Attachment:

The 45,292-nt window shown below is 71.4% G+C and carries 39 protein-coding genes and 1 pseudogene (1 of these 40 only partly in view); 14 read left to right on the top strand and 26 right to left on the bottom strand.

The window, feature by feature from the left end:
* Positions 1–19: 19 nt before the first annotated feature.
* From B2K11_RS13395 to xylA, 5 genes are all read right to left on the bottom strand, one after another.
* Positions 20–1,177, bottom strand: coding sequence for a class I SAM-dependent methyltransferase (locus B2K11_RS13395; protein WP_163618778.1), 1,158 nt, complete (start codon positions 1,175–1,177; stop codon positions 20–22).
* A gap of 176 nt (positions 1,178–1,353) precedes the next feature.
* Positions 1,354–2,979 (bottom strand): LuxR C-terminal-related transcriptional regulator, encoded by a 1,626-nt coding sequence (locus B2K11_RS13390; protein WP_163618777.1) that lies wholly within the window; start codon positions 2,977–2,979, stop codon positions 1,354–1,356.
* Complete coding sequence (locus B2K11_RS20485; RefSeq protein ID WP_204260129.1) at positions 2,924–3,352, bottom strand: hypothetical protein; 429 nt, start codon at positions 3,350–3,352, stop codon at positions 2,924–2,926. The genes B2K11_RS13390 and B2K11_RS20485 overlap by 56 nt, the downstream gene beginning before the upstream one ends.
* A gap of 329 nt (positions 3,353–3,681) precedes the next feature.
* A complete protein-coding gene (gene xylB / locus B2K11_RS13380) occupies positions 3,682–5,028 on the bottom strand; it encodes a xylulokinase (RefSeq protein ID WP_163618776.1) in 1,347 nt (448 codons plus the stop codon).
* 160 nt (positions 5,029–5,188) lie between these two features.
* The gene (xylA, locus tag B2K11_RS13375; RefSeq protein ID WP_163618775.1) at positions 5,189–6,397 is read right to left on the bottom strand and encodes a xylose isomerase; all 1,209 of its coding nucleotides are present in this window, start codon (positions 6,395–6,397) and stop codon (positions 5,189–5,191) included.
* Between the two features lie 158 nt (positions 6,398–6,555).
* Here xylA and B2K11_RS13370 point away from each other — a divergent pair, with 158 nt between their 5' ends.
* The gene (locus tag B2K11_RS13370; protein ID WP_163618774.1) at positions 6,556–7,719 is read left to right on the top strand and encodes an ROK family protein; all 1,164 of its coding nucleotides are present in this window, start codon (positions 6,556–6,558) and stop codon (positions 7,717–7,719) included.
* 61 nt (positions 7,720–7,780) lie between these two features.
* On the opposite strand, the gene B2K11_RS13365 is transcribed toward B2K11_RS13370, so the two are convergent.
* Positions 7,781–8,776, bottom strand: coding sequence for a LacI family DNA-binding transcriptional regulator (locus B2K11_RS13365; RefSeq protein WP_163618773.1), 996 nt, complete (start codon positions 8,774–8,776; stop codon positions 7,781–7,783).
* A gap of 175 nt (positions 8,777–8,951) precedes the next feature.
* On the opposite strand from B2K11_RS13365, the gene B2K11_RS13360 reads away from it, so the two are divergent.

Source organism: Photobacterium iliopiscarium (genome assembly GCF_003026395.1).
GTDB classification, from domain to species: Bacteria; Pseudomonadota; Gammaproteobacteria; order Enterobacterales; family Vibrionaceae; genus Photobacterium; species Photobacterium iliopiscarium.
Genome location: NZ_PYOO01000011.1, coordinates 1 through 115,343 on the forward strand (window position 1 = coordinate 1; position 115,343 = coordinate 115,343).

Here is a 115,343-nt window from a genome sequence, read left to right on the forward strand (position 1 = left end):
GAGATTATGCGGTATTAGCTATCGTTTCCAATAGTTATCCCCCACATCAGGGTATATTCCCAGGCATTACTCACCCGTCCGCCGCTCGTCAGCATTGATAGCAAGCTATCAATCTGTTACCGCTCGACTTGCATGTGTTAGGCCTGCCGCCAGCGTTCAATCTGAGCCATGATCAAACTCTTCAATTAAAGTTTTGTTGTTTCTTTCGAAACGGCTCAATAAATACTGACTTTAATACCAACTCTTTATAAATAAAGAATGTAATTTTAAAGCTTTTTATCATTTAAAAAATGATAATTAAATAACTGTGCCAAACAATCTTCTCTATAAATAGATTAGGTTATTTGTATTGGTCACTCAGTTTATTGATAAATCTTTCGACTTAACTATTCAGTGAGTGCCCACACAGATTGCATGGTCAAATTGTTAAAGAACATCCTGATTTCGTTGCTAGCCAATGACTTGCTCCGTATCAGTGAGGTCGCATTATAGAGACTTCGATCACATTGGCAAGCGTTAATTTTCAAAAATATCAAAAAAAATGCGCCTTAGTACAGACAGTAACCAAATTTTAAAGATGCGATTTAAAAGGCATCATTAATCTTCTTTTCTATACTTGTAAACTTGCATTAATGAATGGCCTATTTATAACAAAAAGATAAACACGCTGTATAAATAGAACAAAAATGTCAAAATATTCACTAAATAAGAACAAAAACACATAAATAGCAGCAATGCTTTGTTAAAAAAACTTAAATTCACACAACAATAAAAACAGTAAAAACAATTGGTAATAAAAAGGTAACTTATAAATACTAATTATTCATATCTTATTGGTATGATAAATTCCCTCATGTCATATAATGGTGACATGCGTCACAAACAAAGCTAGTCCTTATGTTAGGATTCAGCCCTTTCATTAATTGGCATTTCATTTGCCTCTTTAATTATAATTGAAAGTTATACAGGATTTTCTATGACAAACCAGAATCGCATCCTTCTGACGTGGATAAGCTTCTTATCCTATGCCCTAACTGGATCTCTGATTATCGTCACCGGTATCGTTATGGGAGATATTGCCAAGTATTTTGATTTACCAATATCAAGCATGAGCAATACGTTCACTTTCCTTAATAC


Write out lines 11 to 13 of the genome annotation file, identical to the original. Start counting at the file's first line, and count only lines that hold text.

* 160 nt (positions 5,029–5,188) lie between these two features.
* The gene (xylA, locus tag B2K11_RS13375; RefSeq protein ID WP_163618775.1) at positions 5,189–6,397 is read right to left on the bottom strand and encodes a xylose isomerase; all 1,209 of its coding nucleotides are present in this window, start codon (positions 6,395–6,397) and stop codon (positions 5,189–5,191) included.
* Between the two features lie 158 nt (positions 6,398–6,555).